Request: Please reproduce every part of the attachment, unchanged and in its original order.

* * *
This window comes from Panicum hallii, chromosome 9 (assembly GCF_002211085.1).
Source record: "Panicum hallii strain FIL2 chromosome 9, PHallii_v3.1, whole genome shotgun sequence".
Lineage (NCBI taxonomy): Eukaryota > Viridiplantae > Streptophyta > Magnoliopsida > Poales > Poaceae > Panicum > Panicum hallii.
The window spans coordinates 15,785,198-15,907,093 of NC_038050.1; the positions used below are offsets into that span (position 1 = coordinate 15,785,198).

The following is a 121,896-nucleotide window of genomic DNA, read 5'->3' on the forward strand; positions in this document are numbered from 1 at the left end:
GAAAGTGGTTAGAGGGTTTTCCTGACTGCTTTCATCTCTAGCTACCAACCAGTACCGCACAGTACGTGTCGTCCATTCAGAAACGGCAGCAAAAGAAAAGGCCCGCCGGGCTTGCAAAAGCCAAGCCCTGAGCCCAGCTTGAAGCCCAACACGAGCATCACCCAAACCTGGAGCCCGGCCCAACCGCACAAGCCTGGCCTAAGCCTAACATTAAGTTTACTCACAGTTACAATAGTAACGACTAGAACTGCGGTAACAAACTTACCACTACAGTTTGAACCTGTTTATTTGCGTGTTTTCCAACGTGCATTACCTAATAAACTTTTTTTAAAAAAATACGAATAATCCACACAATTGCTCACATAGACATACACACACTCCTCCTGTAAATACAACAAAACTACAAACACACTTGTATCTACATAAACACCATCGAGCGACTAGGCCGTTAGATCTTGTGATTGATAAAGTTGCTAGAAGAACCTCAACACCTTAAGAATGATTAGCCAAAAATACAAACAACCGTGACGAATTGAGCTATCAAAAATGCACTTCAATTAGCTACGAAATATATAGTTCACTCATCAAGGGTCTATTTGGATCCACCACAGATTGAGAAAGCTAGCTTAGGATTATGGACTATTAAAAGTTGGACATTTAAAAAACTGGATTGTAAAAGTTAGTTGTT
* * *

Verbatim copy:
This window comes from Panicum hallii, chromosome 9 (assembly GCF_002211085.1).
Source record: "Panicum hallii strain FIL2 chromosome 9, PHallii_v3.1, whole genome shotgun sequence".
Lineage (NCBI taxonomy): Eukaryota > Viridiplantae > Streptophyta > Magnoliopsida > Poales > Poaceae > Panicum > Panicum hallii.
The window spans coordinates 15,785,198-15,907,093 of NC_038050.1; the positions used below are offsets into that span (position 1 = coordinate 15,785,198).

The following is a 121,896-nucleotide window of genomic DNA, read 5'->3' on the forward strand; positions in this document are numbered from 1 at the left end:
GAAAGTGGTTAGAGGGTTTTCCTGACTGCTTTCATCTCTAGCTACCAACCAGTACCGCACAGTACGTGTCGTCCATTCAGAAACGGCAGCAAAAGAAAAGGCCCGCCGGGCTTGCAAAAGCCAAGCCCTGAGCCCAGCTTGAAGCCCAACACGAGCATCACCCAAACCTGGAGCCCGGCCCAACCGCACAAGCCTGGCCTAAGCCTAACATTAAGTTTACTCACAGTTACAATAGTAACGACTAGAACTGCGGTAACAAACTTACCACTACAGTTTGAACCTGTTTATTTGCGTGTTTTCCAACGTGCATTACCTAATAAACTTTTTTTAAAAAAATACGAATAATCCACACAATTGCTCACATAGACATACACACACTCCTCCTGTAAATACAACAAAACTACAAACACACTTGTATCTACATAAACACCATCGAGCGACTAGGCCGTTAGATCTTGTGATTGATAAAGTTGCTAGAAGAACCTCAACACCTTAAGAATGATTAGCCAAAAATACAAACAACCGTGACGAATTGAGCTATCAAAAATGCACTTCAATTAGCTACGAAATATATAGTTCACTCATCAAGGGTCTATTTGGATCCACCACAGATTGAGAAAGCTAGCTTAGGATTATGGACTATTAAAAGTTGGACATTTAAAAAACTGGATTGTAAAAGTTAGTTGTT